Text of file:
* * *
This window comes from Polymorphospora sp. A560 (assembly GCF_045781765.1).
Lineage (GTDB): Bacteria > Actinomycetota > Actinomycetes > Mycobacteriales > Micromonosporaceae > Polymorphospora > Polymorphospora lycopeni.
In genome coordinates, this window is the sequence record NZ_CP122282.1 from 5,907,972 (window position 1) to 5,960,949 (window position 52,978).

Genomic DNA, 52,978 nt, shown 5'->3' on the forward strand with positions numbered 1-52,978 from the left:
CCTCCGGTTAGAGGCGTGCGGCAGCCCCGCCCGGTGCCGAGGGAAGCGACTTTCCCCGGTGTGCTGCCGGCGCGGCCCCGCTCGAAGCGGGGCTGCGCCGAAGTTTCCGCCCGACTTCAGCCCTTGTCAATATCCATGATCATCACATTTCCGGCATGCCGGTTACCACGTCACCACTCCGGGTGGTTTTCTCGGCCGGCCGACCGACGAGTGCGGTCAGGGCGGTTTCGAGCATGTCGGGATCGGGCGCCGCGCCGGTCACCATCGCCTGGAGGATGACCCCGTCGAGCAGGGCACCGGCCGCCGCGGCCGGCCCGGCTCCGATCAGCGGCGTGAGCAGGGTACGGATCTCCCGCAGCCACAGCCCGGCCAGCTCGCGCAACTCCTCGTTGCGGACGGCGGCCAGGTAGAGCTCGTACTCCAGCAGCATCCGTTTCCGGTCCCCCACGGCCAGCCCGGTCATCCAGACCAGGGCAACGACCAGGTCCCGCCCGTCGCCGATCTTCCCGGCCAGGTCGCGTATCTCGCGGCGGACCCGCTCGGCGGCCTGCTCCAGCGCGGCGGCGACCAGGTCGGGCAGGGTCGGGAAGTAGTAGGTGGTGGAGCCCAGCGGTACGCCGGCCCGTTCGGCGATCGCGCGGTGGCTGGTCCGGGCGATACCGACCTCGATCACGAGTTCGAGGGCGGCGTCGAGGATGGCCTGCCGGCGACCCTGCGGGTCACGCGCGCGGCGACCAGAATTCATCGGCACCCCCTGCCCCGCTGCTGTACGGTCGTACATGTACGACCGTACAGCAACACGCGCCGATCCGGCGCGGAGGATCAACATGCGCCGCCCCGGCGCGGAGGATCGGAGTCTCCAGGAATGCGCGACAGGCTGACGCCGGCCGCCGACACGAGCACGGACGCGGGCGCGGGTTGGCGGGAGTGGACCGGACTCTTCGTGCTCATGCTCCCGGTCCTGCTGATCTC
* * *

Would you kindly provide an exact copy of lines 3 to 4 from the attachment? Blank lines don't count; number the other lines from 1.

In genome coordinates, this window is the sequence record NZ_CP122282.1 from 5,907,972 (window position 1) to 5,960,949 (window position 52,978).

Genomic DNA, 52,978 nt, shown 5'->3' on the forward strand with positions numbered 1-52,978 from the left: